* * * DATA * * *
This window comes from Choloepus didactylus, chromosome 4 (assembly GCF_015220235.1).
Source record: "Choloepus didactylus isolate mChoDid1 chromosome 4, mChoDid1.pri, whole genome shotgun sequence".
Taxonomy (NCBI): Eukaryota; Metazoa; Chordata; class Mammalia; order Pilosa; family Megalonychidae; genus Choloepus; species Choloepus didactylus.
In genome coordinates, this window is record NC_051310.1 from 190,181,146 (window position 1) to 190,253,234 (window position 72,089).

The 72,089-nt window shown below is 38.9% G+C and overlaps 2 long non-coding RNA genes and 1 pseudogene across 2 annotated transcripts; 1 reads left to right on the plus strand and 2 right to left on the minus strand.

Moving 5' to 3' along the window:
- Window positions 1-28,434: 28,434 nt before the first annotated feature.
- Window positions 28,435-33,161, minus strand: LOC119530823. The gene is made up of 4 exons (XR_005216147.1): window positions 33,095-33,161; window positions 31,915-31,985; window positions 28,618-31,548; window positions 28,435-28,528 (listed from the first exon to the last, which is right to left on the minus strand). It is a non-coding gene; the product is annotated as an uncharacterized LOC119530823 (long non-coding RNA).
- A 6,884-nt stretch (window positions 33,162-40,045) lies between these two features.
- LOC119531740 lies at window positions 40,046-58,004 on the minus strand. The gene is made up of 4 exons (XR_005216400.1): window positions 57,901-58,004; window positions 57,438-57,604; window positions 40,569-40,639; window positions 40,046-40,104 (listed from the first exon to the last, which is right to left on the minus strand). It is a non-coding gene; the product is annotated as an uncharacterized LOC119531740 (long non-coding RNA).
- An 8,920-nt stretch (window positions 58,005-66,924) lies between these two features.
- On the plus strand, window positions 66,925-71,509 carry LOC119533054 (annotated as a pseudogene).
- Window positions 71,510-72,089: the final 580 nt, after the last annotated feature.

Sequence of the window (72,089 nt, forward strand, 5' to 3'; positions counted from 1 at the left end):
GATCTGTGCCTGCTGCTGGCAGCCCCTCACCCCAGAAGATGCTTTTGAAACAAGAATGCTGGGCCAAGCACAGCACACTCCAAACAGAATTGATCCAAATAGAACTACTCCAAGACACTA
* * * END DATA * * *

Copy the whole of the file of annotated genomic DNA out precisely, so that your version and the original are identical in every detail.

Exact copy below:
This window comes from Choloepus didactylus, chromosome 4 (assembly GCF_015220235.1).
Source record: "Choloepus didactylus isolate mChoDid1 chromosome 4, mChoDid1.pri, whole genome shotgun sequence".
Taxonomy (NCBI): Eukaryota; Metazoa; Chordata; class Mammalia; order Pilosa; family Megalonychidae; genus Choloepus; species Choloepus didactylus.
In genome coordinates, this window is record NC_051310.1 from 190,181,146 (window position 1) to 190,253,234 (window position 72,089).

The 72,089-nt window shown below is 38.9% G+C and overlaps 2 long non-coding RNA genes and 1 pseudogene across 2 annotated transcripts; 1 reads left to right on the plus strand and 2 right to left on the minus strand.

Moving 5' to 3' along the window:
- Window positions 1-28,434: 28,434 nt before the first annotated feature.
- Window positions 28,435-33,161, minus strand: LOC119530823. The gene is made up of 4 exons (XR_005216147.1): window positions 33,095-33,161; window positions 31,915-31,985; window positions 28,618-31,548; window positions 28,435-28,528 (listed from the first exon to the last, which is right to left on the minus strand). It is a non-coding gene; the product is annotated as an uncharacterized LOC119530823 (long non-coding RNA).
- A 6,884-nt stretch (window positions 33,162-40,045) lies between these two features.
- LOC119531740 lies at window positions 40,046-58,004 on the minus strand. The gene is made up of 4 exons (XR_005216400.1): window positions 57,901-58,004; window positions 57,438-57,604; window positions 40,569-40,639; window positions 40,046-40,104 (listed from the first exon to the last, which is right to left on the minus strand). It is a non-coding gene; the product is annotated as an uncharacterized LOC119531740 (long non-coding RNA).
- An 8,920-nt stretch (window positions 58,005-66,924) lies between these two features.
- On the plus strand, window positions 66,925-71,509 carry LOC119533054 (annotated as a pseudogene).
- Window positions 71,510-72,089: the final 580 nt, after the last annotated feature.

Sequence of the window (72,089 nt, forward strand, 5' to 3'; positions counted from 1 at the left end):
GATCTGTGCCTGCTGCTGGCAGCCCCTCACCCCAGAAGATGCTTTTGAAACAAGAATGCTGGGCCAAGCACAGCACACTCCAAACAGAATTGATCCAAATAGAACTACTCCAAGACACTA